It is getting drier and drier due to global warming. As a result, crops fail more and more often. Crops that can withstand a lack of precipitation are therefore more than welcome. A forgotten vegetable may offer a solution.
Yale scientists describe how Portulaca oleracea, better known as purslane, integrates two different metabolic pathways to create a new type of photosynthesis. As a result, purslane is able to withstand long periods of drought, while remaining highly productive. “This is a very rare combination of characteristics that has resulted in a kind of ‘super plant’. It could potentially be useful in crop engineering,” says Yale ecology and evolutionary biology professor Erika Edwards.
Corn and sugar cane
Plants themselves have developed various mechanisms to improve the process of photosynthesis. For example, maize and sugar cane have the so-called C4 photosynthesis, which means that the plants remain productive under high temperatures. Succulents such as cacti and agaves, on the other hand, use CAM photosynthesis, which means they can survive better in the desert or in other areas with little water. C4 and CAM both have a different function but use the same biochemical pathway and are an addition to normal photosynthesis (see box).
What makes purslane unique is that it possesses both of these evolutionary adaptations. As a result, the plant can withstand both high temperatures and drought, while still remaining productive. That is a rare combination for a plant. Until now it was thought that C4 and CAM operated separately from each other in the leaves of the purslane. But Yale’s research team, led by researchers Jose Moreno-Villena and Haoran Zhou, conducted a spatial analysis of gene expression in purslane leaves and found that the activity of C4 and CAM is fully integrated. They operate in the same cells with the CAM responses being processed by a C4 plant. This system provides extremely good protection against drought.
Solution for global warming
The researchers also built a metabolic model to predict the emergence of the integrated C4+CAM system, which matches their experimental results. Understanding the new metabolic pathway could help scientists devise ways to modify crops to withstand prolonged drought, the study authors say. in the Science Advances popped up.
“There is still a lot of work to do before we can really integrate a CAM cycle into a C4 crop, such as maize,” said researcher Edwards. “But what we have shown is that the two metabolic pathways can integrate efficiently and share products. C4 and CAM are more compatible than we thought. Therefore, we think there are many more C4+CAM species waiting to be discovered.”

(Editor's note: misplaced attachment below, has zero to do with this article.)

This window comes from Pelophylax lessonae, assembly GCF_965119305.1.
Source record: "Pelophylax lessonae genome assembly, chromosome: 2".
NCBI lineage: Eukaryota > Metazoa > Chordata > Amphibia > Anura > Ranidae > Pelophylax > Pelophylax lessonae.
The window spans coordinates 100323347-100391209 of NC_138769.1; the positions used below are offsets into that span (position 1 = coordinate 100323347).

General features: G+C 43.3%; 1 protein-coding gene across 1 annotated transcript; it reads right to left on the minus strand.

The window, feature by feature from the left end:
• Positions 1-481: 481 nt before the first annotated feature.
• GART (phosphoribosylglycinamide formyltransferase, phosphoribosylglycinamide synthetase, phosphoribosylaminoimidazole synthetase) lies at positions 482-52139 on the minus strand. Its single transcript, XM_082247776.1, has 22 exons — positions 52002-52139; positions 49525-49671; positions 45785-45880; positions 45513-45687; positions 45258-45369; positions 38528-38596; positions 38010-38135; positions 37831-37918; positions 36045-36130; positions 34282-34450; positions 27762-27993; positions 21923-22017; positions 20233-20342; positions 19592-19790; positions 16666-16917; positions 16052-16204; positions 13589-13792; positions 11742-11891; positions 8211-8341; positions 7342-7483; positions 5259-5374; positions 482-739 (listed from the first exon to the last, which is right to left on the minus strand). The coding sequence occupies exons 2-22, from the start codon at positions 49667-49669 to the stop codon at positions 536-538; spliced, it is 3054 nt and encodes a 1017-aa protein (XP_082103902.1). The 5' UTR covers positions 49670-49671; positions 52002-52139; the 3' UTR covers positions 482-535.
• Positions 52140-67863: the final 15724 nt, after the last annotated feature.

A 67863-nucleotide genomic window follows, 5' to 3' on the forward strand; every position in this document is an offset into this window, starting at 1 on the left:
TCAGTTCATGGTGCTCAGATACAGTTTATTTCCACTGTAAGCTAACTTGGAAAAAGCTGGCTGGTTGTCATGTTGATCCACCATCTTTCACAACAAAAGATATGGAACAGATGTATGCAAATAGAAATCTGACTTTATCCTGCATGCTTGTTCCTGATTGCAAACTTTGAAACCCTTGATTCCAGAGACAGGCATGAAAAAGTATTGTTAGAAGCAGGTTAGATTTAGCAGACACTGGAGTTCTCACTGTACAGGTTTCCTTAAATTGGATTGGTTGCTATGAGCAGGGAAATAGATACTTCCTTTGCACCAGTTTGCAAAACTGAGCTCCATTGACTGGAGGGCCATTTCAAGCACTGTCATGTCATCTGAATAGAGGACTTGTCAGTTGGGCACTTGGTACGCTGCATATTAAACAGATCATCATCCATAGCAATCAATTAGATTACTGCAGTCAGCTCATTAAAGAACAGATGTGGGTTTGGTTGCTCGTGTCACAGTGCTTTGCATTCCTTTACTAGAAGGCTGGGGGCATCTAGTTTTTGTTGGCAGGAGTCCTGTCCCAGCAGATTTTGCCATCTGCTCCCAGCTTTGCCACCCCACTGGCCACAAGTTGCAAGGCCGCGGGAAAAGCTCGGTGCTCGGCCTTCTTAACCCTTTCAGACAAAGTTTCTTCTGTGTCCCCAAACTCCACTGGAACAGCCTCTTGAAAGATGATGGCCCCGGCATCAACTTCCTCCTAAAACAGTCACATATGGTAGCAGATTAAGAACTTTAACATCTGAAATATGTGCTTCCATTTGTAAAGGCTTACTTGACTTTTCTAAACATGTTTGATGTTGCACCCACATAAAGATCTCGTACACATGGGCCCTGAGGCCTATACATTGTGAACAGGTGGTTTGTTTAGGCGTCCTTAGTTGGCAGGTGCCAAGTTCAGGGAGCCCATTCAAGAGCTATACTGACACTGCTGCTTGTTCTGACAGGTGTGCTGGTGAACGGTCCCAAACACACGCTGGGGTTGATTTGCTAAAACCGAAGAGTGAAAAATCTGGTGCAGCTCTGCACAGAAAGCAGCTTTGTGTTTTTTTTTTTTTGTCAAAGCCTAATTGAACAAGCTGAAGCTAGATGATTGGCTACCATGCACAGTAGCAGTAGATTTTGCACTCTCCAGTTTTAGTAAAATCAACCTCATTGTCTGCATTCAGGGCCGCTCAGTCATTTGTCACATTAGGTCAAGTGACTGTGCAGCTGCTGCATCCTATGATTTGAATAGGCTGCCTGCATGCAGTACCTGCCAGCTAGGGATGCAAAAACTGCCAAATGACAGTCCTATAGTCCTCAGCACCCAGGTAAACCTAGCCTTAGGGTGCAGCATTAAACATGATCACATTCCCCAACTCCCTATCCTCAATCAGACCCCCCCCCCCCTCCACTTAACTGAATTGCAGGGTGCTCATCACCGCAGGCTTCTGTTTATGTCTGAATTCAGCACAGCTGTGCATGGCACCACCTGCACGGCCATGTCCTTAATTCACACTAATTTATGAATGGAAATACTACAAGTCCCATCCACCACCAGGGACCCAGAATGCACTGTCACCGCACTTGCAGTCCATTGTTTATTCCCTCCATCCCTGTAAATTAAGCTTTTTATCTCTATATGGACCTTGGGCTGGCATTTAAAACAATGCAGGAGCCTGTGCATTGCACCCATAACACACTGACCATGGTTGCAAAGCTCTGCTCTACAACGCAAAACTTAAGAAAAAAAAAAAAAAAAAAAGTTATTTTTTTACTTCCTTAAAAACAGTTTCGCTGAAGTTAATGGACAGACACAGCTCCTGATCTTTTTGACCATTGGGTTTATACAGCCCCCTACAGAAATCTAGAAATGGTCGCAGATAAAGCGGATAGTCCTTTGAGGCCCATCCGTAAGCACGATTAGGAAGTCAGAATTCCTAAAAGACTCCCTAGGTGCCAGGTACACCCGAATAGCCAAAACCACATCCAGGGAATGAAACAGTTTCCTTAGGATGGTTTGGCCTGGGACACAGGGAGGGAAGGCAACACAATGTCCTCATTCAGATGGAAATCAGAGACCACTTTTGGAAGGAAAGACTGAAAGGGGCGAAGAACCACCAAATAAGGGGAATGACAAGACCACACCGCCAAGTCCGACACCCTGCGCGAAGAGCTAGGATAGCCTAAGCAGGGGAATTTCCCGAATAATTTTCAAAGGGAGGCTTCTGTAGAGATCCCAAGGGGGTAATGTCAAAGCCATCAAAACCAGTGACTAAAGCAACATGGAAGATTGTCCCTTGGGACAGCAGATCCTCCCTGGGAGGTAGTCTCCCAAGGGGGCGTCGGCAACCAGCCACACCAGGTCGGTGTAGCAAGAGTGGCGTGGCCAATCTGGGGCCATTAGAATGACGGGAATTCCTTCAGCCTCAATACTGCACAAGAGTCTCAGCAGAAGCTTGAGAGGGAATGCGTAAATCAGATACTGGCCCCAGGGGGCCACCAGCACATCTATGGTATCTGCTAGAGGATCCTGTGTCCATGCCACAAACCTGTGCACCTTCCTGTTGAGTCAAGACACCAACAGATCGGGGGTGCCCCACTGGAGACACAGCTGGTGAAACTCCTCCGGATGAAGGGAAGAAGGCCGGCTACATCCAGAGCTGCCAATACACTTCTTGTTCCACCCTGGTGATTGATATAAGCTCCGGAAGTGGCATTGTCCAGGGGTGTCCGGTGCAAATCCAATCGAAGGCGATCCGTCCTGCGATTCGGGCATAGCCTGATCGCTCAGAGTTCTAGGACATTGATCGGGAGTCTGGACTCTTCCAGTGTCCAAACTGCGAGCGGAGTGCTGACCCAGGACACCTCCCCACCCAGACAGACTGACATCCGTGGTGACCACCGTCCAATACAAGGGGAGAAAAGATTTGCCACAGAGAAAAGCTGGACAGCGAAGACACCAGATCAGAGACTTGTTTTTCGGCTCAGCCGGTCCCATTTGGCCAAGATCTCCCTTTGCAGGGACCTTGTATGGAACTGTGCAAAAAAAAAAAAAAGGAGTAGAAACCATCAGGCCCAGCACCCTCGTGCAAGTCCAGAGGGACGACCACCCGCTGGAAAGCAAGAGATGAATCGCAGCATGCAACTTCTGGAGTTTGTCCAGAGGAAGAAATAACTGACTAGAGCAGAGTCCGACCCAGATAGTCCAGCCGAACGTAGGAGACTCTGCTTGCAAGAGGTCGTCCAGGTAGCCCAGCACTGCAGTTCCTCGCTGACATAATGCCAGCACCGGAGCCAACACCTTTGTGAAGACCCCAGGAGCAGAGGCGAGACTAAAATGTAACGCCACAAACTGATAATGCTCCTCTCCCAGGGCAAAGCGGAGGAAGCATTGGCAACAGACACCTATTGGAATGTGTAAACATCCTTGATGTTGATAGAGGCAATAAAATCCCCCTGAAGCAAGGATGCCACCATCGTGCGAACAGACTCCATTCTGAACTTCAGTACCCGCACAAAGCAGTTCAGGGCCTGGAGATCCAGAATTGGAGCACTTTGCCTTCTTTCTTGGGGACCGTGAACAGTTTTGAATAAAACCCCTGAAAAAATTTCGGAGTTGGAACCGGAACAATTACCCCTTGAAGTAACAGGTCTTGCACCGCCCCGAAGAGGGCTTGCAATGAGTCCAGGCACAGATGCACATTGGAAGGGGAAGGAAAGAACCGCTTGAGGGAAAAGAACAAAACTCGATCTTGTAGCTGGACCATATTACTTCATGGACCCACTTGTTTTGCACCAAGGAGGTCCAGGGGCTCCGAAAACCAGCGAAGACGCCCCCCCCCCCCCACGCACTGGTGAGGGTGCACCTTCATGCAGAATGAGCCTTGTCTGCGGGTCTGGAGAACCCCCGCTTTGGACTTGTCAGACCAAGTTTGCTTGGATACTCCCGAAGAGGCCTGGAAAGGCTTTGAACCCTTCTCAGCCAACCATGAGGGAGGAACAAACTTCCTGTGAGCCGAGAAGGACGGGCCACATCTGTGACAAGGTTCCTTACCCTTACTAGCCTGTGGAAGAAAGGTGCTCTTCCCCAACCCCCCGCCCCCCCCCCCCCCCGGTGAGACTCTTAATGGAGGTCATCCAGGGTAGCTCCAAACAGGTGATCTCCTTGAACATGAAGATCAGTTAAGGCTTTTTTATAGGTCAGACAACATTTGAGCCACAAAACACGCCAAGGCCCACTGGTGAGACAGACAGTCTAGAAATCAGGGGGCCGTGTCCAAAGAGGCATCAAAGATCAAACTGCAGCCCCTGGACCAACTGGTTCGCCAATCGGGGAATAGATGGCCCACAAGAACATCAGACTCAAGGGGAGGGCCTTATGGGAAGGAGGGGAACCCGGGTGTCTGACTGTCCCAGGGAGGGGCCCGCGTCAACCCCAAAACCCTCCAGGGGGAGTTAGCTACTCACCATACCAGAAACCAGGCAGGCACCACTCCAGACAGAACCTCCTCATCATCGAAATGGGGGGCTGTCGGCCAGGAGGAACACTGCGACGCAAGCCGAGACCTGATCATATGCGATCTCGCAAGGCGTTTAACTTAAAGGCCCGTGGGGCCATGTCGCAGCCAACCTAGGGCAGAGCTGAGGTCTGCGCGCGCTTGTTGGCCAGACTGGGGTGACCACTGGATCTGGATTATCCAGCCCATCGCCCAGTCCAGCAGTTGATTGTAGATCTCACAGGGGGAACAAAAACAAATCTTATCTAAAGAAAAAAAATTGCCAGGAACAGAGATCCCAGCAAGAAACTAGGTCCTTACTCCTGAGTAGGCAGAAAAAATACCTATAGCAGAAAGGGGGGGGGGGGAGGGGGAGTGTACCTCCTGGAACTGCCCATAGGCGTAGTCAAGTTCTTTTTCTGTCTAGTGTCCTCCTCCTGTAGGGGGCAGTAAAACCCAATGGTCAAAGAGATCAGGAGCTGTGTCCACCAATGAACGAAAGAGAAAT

At a time when reports of extreme drought, forest fires and crop failures are rapidly following each other, the news is more than welcome that there is a plant that could hold the key to developing crops that can better withstand high temperatures and water shortages.
C4 en CAM
Some plants, such as corn and sugarcane, have developed alternative ways to take up carbon so that they avoid water loss in hot, dry environments. Unlike C3 plants, these C4 plants not only use ordinary photosynthesis, but perform an intermediate step where they bond with four carbon atoms, hence C4. The C4 plants close their pores (stomata or stomata) to retain water. As a result, they can keep the oxygen concentration low and thereby bind the CO2 to the plant enzyme rubisco. When the oxygen concentration is higher, rubisco binds to O2 instead of CO2, which stops photosynthesis and costs a lot of energy. Less carbon is lost, which means more sugar is produced.
Cacti and pineapples are examples of CAM plants, which refers to Crassulacean Acid Metabolism. CAM plants only open their pores at night to prevent water loss during the hot day. The first stages of photosynthesis take place during the day, because it requires light. The plants absorb CO2 at night in the form of malic acid. For example, CAM plants separate CO2 consumption and sugar synthesis by using different times of the day and are better able to survive in arid regions.